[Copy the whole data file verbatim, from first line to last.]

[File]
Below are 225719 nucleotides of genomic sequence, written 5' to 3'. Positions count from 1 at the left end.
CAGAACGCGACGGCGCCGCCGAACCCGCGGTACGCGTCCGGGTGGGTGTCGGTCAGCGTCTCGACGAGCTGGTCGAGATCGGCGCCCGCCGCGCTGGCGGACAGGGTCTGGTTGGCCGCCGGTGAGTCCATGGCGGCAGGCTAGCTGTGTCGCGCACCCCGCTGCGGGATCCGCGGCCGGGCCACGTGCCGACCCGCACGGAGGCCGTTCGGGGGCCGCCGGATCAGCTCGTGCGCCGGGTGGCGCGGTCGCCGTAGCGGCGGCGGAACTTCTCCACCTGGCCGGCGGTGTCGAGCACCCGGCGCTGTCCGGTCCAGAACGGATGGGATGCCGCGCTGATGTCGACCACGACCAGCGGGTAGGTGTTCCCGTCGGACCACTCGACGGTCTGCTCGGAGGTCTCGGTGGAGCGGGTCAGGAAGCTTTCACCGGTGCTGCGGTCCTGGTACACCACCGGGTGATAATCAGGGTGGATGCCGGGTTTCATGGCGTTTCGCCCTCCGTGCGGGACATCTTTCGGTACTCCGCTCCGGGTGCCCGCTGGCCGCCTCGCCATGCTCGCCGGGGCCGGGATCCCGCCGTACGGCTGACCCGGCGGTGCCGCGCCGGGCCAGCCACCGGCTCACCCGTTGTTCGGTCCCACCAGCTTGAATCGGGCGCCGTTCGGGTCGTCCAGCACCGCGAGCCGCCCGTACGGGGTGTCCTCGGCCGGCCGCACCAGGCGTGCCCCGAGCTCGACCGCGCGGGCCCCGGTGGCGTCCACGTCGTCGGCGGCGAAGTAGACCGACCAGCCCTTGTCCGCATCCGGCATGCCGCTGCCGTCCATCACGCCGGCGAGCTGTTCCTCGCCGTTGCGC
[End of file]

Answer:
Below are 225719 nucleotides of genomic sequence, written 5' to 3'. Positions count from 1 at the left end.
CAGAACGCGACGGCGCCGCCGAACCCGCGGTACGCGTCCGGGTGGGTGTCGGTCAGCGTCTCGACGAGCTGGTCGAGATCGGCGCCCGCCGCGCTGGCGGACAGGGTCTGGTTGGCCGCCGGTGAGTCCATGGCGGCAGGCTAGCTGTGTCGCGCACCCCGCTGCGGGATCCGCGGCCGGGCCACGTGCCGACCCGCACGGAGGCCGTTCGGGGGCCGCCGGATCAGCTCGTGCGCCGGGTGGCGCGGTCGCCGTAGCGGCGGCGGAACTTCTCCACCTGGCCGGCGGTGTCGAGCACCCGGCGCTGTCCGGTCCAGAACGGATGGGATGCCGCGCTGATGTCGACCACGACCAGCGGGTAGGTGTTCCCGTCGGACCACTCGACGGTCTGCTCGGAGGTCTCGGTGGAGCGGGTCAGGAAGCTTTCACCGGTGCTGCGGTCCTGGTACACCACCGGGTGATAATCAGGGTGGATGCCGGGTTTCATGGCGTTTCGCCCTCCGTGCGGGACATCTTTCGGTACTCCGCTCCGGGTGCCCGCTGGCCGCCTCGCCATGCTCGCCGGGGCCGGGATCCCGCCGTACGGCTGACCCGGCGGTGCCGCGCCGGGCCAGCCACCGGCTCACCCGTTGTTCGGTCCCACCAGCTTGAATCGGGCGCCGTTCGGGTCGTCCAGCACCGCGAGCCGCCCGTACGGGGTGTCCTCGGCCGGCCGCACCAGGCGTGCCCCGAGCTCGACCGCGCGGGCCCCGGTGGCGTCCACGTCGTCGGCGGCGAAGTAGACCGACCAGCCCTTGTCCGCATCCGGCATGCCGCTGCCGTCCATCACGCCGGCGAGCTGTTCCTCGCCGTTGCGC